photo: Agustín Ruiz via flickr.
Confirming what many both in the green community and outside it have been saying for the past six weeks and more, the UN's top climate advisor to the Secretary General, Janos Pasztor has said that the emission reductions pledges submitted so far are insufficient to keep global average temperature rise below 2°C. Not only is that the target scientists say is required to preserve a climate reasonably similar to the one today, and the one agreed to in Copenhagen.Pasztor is quoted by The Guardian as saying,
It is likely, according to a number of analysts, that if we add up all those figures that were being discussed around Copenhagen, if they're all implemented, it will still be quite difficult to reach the two degrees.
Pasztor went on to say that you can look at nations' voluntary commitments positively and negatively. "The negative part is that it's not good enough. The positive side is that for the first time, we have a goal, a clear goal that we're all working toward. Before we would just talk."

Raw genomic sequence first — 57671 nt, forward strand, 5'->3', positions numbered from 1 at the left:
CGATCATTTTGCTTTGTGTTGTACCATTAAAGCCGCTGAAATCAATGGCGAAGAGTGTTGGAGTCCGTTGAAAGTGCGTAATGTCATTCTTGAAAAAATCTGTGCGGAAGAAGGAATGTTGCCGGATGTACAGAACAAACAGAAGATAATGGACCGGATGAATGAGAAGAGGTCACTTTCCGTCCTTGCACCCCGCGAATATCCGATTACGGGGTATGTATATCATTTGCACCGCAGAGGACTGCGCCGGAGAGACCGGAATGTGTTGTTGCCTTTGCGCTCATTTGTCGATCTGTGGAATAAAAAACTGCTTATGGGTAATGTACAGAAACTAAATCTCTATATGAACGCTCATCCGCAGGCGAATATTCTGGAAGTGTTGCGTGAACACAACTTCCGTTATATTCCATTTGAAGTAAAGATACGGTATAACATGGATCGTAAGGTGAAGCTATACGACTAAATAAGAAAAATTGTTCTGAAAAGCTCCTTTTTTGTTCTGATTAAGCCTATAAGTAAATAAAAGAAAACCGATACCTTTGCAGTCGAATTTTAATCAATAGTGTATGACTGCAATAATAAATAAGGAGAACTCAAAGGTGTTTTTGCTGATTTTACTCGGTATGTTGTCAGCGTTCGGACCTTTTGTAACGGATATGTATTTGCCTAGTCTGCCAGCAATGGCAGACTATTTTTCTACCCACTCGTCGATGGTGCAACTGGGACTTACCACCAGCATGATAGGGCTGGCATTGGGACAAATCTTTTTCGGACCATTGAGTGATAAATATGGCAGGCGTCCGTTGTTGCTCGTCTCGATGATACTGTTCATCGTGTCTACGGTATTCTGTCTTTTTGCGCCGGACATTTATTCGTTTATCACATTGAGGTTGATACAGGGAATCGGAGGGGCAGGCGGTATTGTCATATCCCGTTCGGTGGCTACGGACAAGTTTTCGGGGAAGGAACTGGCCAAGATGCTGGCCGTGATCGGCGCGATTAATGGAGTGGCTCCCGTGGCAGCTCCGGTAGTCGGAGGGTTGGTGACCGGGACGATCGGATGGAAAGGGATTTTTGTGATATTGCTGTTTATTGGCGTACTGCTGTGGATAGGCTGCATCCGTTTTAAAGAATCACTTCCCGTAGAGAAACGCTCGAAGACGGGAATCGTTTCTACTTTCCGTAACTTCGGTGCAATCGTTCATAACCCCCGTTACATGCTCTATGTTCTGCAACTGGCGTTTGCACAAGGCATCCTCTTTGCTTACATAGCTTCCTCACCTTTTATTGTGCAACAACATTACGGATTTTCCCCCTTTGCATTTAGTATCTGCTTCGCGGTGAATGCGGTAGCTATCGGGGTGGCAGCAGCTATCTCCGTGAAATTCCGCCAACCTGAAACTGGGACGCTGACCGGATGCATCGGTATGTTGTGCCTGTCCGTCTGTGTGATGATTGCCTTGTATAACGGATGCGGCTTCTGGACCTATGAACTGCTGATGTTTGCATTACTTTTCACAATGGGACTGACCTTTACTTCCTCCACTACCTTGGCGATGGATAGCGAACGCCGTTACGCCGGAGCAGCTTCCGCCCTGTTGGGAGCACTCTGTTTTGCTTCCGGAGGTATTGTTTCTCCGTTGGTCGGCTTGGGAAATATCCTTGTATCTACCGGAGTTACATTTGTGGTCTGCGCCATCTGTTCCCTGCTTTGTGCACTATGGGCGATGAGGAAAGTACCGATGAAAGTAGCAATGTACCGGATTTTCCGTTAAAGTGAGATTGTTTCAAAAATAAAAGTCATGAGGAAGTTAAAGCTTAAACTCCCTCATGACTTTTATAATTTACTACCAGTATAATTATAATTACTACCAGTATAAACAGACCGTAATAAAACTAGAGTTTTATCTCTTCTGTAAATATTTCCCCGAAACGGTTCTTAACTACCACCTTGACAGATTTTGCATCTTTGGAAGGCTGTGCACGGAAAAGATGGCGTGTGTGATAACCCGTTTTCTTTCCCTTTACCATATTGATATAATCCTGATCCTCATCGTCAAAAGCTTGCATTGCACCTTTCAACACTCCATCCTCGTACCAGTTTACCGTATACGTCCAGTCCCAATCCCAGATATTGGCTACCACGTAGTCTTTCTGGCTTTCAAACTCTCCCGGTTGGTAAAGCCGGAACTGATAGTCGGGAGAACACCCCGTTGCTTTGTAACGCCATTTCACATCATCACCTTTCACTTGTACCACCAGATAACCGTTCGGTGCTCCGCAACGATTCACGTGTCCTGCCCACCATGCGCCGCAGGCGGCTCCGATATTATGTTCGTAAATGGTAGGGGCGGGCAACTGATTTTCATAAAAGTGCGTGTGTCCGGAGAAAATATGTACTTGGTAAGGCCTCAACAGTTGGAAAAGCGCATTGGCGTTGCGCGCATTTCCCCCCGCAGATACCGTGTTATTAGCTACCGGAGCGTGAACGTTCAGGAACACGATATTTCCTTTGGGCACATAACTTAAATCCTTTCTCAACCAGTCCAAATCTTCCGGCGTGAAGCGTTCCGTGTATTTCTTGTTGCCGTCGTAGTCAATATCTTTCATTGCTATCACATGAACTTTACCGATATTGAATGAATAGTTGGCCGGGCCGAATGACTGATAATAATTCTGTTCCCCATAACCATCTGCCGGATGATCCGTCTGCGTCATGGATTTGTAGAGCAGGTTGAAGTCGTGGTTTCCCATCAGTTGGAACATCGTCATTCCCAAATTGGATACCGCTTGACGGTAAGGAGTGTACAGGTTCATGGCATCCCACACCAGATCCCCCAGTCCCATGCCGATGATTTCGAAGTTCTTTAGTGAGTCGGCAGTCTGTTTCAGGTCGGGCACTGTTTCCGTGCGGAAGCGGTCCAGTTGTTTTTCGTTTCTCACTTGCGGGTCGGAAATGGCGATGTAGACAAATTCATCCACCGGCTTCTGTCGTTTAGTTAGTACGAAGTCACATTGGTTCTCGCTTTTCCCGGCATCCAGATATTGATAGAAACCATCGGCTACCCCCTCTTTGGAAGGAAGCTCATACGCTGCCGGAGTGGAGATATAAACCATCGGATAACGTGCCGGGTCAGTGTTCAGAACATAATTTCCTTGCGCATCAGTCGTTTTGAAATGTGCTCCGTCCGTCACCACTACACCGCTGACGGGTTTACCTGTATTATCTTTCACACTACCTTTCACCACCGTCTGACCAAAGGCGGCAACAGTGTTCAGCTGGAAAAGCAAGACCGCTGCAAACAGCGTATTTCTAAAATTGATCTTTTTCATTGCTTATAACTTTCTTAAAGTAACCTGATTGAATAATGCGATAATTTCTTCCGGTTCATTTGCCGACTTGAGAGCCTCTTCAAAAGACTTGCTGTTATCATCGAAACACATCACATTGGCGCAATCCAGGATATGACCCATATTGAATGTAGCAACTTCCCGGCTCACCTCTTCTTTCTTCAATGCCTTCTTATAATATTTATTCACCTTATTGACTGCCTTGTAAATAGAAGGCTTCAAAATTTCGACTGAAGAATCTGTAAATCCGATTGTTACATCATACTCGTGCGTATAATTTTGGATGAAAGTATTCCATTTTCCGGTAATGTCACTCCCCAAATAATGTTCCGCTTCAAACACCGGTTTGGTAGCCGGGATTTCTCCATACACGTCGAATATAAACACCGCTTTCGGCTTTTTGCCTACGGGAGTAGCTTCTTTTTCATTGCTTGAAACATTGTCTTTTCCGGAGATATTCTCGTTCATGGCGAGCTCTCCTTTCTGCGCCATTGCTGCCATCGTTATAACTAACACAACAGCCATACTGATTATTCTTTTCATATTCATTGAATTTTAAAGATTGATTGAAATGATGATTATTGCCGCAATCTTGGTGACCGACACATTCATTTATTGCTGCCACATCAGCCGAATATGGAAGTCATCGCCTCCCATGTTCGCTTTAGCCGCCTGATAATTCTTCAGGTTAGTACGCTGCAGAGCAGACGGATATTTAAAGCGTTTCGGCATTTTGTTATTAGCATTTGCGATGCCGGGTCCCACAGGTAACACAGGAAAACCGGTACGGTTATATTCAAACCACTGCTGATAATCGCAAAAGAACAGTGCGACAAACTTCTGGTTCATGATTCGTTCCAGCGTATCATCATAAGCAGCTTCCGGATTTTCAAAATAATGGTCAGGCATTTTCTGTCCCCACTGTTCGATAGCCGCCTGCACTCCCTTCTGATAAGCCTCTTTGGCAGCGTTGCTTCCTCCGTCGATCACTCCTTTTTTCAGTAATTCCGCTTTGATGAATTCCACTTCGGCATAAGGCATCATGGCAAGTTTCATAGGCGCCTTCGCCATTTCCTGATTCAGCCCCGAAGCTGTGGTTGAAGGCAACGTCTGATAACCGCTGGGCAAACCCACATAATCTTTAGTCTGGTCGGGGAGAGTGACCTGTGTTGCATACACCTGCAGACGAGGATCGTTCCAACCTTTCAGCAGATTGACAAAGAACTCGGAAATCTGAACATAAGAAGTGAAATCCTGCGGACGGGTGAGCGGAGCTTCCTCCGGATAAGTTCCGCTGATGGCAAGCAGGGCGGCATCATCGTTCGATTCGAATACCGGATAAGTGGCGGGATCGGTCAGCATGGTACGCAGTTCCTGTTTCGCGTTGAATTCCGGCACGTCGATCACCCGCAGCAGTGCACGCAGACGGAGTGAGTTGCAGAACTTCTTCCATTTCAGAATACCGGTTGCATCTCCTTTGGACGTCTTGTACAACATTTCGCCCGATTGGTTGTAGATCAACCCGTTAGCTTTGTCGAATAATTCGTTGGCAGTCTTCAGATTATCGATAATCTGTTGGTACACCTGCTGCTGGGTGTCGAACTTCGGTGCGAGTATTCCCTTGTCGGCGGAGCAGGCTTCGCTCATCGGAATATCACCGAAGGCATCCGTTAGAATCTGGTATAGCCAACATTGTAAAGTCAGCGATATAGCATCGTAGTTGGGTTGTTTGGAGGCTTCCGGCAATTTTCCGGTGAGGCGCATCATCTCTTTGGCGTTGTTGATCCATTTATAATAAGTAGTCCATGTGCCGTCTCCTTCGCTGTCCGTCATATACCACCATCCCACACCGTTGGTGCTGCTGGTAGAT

We Say We Have a Problem...
Having stewed over the outcome of Copenhagen since I left Denmark back in December, one thing that I'd add to the positive outlook is that Pasztor is right in that at the highest level there is movement towards addressing climate change. Five years ago there would have been debate about whether it was happening; now that's gone. That battle has been fought and won.
Despite genuine mishandling of scientific data by some climate researchers, some sloppy writing and citations by the IPCC, and the lot of quasi-scandals taking up headlines in the past month, the underlying evidence still wholeheartedly supports that climate change is a major problem.
...But Aren't Acting Quickly Enough to Solve It
What I'd add to the negative part is that international and domestic policymakers may be more and more on the same page regarding acting on climate change, but very, very few of them seem to grasp the comprehensive economic changes that have to happen to prevent it, and the speed with which these have to happen.
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